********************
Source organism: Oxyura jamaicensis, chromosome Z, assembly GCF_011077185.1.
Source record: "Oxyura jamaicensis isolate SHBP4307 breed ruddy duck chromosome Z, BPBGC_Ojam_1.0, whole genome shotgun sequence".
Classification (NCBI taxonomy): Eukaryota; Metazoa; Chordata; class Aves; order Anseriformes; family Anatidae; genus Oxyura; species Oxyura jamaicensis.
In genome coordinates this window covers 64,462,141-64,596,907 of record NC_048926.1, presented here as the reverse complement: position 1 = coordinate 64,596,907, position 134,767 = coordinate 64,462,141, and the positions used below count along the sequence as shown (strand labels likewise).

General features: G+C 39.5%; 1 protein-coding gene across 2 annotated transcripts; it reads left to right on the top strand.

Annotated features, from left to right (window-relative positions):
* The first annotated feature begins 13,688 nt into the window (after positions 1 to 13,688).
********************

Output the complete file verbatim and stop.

Source organism: Oxyura jamaicensis, chromosome Z, assembly GCF_011077185.1.
Source record: "Oxyura jamaicensis isolate SHBP4307 breed ruddy duck chromosome Z, BPBGC_Ojam_1.0, whole genome shotgun sequence".
Classification (NCBI taxonomy): Eukaryota; Metazoa; Chordata; class Aves; order Anseriformes; family Anatidae; genus Oxyura; species Oxyura jamaicensis.
In genome coordinates this window covers 64,462,141-64,596,907 of record NC_048926.1, presented here as the reverse complement: position 1 = coordinate 64,596,907, position 134,767 = coordinate 64,462,141, and the positions used below count along the sequence as shown (strand labels likewise).

General features: G+C 39.5%; 1 protein-coding gene across 2 annotated transcripts; it reads left to right on the top strand.

Annotated features, from left to right (window-relative positions):
* The first annotated feature begins 13,688 nt into the window (after positions 1 to 13,688).